Two Platforms, Two Shore Approaches, Two Lines And A Hurricane

By Angus W. Stocking | December 2013, Vol. 68 No. 12

Platform drilling equipment was reset by Corman Marine, using tugs, barges and cranes to position a 140-drill spread on the north platform and a 330-drill spread on the south platform, along with two 21,000-gallon holding tanks, air compressors, pipe racks, excavator and all the other equipment needed for a project of this scale. Corman also set new 'goalposts'; two pairs of 14-inch steel pilings were set at each platform, with heavy chain draped between each pair to support casings during drilling. The casing pipe was needed to support drill pipe, and to maintain circulation of used drilling fluid without spills into the York River.

With platforms set and goalposts in place, Mears began the water-to-water crossings by installing 220-foot and 130-foot casings of 12-inch welded pipe, installed at the north and south platforms respectively. The casings were set at angles calculated to attain the designed entry angles of the drilling profiles. After drill bits were advanced 600 feet past the casings, specialized casing driver adaptors were used to add an additional 300 feet of wash-over casing to each platform's casing string.

On the Line A platform-to-platform crossing, gyro guidance was again used to get the drill bits within a few feet of each other. But GSTs can't detect other GSTs; therefore, the south platform drilling was put on hold while the north platform drill head was equipped with a Para-Track II guidance system. After a few 'pass byes,' passive magnetic ranging was used to touch bits and achieve a successful intersect.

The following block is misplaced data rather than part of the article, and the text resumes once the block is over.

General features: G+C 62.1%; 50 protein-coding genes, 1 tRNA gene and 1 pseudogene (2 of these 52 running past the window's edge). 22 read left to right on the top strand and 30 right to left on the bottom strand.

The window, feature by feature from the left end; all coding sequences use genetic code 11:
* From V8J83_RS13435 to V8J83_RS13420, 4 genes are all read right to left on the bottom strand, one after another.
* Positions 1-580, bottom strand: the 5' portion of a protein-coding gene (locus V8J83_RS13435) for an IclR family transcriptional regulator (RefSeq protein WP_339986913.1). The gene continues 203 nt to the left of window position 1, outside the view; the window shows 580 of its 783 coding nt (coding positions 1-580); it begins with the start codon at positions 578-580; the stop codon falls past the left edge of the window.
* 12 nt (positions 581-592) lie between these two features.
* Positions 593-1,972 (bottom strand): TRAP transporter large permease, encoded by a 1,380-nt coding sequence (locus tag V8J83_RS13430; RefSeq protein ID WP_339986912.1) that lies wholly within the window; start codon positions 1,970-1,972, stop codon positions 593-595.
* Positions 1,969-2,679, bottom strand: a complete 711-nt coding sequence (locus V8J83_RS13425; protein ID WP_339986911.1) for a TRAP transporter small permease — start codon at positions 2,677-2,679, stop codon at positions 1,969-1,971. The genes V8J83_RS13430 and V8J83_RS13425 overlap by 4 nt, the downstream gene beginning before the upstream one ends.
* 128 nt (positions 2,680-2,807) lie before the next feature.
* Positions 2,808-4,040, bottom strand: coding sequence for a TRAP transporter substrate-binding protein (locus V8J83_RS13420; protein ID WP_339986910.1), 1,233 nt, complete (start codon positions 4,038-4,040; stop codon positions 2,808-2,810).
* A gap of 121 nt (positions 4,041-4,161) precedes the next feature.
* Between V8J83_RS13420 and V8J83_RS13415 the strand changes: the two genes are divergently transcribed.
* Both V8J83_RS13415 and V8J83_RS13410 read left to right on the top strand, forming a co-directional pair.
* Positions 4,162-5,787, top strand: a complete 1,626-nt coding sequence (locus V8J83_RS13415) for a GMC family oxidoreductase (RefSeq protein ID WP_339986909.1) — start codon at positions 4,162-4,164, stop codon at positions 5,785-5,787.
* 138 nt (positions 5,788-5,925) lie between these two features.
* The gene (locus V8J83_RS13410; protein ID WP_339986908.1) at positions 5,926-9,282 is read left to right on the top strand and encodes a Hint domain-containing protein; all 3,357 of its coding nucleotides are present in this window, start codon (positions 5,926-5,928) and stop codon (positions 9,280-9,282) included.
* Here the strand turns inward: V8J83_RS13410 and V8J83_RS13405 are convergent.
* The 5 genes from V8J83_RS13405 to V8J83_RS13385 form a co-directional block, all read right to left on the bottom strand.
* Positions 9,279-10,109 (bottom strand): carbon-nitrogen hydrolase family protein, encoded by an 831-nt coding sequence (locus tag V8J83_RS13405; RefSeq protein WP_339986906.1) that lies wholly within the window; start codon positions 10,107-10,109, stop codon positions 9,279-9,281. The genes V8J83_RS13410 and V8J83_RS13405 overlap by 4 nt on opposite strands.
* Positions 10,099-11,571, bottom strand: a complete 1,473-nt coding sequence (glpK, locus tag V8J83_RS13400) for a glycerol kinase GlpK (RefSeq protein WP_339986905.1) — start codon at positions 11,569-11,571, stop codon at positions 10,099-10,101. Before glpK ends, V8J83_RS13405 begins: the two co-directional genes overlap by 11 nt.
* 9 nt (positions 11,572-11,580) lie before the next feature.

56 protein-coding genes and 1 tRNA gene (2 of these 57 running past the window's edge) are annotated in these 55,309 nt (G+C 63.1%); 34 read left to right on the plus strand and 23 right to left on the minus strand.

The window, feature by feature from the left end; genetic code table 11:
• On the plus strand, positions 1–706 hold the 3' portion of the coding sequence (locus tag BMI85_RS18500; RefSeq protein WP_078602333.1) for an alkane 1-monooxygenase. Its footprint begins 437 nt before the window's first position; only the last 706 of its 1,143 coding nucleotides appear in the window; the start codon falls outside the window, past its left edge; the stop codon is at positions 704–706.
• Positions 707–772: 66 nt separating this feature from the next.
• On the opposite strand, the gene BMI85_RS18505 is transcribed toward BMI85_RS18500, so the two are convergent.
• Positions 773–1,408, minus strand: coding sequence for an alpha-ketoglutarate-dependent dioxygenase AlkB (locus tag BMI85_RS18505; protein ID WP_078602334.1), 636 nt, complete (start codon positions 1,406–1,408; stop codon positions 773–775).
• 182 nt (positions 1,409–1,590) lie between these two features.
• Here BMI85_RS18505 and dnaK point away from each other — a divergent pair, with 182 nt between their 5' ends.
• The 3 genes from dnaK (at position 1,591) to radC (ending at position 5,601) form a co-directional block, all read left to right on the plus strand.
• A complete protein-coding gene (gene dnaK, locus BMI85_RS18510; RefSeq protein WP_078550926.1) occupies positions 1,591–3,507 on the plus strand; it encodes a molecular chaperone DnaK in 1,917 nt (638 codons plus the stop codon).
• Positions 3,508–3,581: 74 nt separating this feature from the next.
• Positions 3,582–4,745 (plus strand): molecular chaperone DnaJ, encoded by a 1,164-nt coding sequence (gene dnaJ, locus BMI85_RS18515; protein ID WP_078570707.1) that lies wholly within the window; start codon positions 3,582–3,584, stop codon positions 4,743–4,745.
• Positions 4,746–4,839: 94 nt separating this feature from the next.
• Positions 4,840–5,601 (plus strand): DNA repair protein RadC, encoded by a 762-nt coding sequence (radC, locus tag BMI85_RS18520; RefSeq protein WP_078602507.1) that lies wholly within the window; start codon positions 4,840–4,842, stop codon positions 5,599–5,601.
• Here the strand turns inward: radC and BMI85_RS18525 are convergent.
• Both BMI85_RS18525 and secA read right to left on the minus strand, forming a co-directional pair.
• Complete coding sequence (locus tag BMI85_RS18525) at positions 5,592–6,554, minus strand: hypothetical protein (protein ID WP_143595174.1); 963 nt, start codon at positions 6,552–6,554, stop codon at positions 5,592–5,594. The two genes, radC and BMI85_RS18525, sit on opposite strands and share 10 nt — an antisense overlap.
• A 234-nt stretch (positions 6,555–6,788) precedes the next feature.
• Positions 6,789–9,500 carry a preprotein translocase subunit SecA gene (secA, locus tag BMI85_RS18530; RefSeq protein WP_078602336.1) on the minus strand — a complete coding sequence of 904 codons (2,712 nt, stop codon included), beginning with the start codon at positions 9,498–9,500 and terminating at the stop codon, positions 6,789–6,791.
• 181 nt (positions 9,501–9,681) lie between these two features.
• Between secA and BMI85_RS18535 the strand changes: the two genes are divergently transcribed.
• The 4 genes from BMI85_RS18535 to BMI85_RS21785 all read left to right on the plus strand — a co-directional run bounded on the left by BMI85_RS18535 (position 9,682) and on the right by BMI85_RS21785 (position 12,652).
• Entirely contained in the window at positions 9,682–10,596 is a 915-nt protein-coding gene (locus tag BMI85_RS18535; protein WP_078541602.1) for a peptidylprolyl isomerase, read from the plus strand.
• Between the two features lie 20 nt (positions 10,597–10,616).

The drill strings were now tripped back and advanced to the south platform in order to create a continuous drill string. But the north platform drill string was not able to negotiate the angle of the south platform casing. To flatten the angle and make it traversable, the south platform crew installed another 300 feet of 12-inch casing.

With a continuous, 7,300-foot drill string now created, the pilot hole could be expanded to final dimensions. The existing 12-inch casings were used as guides for the placement of new 24-inch wash-over casings, and then removed. Twenty-two-inch reamers (which expand the hole), and swabs (which clean the hole) were used successively to expand the pilot hole and prepare it for product pullback. The swab pass was timed to conclude shortly before product pullback to ensure the best possible pullback conditions.

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